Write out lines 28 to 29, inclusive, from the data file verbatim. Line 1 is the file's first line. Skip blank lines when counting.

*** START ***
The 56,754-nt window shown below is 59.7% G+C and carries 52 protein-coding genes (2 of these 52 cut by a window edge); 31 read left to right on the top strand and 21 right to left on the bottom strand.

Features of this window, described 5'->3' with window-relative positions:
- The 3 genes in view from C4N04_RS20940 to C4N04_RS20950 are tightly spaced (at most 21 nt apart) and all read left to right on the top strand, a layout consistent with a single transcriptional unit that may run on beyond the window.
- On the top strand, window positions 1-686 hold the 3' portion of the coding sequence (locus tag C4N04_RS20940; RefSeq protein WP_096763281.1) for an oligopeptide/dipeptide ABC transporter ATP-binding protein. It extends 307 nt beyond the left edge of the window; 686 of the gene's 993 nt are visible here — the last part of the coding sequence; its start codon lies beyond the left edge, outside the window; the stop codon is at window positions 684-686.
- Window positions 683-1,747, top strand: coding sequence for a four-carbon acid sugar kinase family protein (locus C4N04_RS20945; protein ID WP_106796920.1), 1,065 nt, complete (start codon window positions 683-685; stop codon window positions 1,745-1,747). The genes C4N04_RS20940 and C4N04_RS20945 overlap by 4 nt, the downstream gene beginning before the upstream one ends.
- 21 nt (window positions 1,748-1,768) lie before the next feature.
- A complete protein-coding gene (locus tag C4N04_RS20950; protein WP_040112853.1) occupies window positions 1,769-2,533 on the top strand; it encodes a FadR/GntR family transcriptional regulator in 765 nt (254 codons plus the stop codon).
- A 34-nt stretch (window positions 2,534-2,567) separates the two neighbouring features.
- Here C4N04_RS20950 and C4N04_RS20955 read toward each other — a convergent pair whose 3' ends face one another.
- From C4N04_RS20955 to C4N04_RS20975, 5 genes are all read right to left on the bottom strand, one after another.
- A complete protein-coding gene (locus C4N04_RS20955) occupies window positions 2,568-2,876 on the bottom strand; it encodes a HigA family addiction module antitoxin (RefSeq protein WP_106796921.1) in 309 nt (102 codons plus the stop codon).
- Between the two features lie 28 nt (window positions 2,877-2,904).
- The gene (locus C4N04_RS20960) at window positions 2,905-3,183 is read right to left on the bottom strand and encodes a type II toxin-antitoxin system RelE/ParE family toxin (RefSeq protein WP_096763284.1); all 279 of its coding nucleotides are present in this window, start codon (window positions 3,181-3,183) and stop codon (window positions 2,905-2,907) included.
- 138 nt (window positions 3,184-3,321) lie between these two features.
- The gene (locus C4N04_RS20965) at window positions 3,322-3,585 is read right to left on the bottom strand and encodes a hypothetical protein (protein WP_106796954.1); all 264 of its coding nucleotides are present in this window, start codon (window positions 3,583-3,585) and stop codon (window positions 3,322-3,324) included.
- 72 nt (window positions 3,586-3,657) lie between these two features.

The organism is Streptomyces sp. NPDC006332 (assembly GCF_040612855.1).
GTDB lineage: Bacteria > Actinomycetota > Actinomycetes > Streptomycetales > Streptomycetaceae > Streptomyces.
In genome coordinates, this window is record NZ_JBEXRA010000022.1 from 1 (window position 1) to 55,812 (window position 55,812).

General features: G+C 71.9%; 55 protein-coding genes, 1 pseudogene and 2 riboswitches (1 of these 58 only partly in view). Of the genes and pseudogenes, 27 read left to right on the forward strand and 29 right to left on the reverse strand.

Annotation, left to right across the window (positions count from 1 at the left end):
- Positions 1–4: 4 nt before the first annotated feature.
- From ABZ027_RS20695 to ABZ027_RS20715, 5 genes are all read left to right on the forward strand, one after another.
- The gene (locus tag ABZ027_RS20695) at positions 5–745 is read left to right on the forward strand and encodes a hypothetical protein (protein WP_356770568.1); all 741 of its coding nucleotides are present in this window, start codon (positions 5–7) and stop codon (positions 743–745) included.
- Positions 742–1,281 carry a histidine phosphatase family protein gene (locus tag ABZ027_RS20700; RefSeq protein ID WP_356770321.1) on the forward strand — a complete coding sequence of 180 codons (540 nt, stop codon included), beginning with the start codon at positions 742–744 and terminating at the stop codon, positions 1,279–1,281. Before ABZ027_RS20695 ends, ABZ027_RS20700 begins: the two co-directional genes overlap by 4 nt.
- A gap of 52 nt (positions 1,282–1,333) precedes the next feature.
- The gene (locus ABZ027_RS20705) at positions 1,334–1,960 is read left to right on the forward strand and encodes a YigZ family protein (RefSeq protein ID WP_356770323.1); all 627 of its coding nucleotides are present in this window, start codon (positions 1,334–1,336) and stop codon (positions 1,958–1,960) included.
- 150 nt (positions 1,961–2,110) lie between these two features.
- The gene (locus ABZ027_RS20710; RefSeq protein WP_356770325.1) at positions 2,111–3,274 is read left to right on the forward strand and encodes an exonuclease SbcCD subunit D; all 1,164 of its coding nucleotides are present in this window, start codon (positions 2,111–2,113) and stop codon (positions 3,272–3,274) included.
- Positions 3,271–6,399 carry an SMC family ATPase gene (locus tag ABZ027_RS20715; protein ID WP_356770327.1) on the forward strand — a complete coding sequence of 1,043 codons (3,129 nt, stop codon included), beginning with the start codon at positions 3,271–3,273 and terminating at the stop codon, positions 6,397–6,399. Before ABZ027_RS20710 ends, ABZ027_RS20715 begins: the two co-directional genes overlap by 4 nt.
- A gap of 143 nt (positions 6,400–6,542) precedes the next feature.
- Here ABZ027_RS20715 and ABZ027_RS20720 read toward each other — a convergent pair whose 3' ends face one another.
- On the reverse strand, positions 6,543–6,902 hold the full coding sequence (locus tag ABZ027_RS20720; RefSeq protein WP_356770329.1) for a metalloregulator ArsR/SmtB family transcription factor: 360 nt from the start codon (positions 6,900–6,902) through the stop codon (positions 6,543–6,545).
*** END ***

- 150 nt (positions 1,961–2,110) lie between these two features.
- The gene (locus ABZ027_RS20710; RefSeq protein WP_356770325.1) at positions 2,111–3,274 is read left to right on the forward strand and encodes an exonuclease SbcCD subunit D; all 1,164 of its coding nucleotides are present in this window, start codon (positions 2,111–2,113) and stop codon (positions 3,272–3,274) included.